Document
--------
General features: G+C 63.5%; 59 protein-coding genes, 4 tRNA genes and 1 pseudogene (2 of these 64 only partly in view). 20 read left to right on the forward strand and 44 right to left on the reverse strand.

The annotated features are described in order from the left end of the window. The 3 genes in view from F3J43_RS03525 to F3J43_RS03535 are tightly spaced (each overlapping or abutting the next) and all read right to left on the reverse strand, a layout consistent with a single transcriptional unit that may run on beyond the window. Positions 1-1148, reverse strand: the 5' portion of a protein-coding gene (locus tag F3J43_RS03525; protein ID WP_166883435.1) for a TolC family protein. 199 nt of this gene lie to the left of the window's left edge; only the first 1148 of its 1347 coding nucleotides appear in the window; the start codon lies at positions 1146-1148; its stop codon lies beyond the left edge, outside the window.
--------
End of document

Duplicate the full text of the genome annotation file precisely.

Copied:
General features: G+C 63.5%; 59 protein-coding genes, 4 tRNA genes and 1 pseudogene (2 of these 64 only partly in view). 20 read left to right on the forward strand and 44 right to left on the reverse strand.

The annotated features are described in order from the left end of the window. The 3 genes in view from F3J43_RS03525 to F3J43_RS03535 are tightly spaced (each overlapping or abutting the next) and all read right to left on the reverse strand, a layout consistent with a single transcriptional unit that may run on beyond the window. Positions 1-1148, reverse strand: the 5' portion of a protein-coding gene (locus tag F3J43_RS03525; protein ID WP_166883435.1) for a TolC family protein. 199 nt of this gene lie to the left of the window's left edge; only the first 1148 of its 1347 coding nucleotides appear in the window; the start codon lies at positions 1146-1148; its stop codon lies beyond the left edge, outside the window.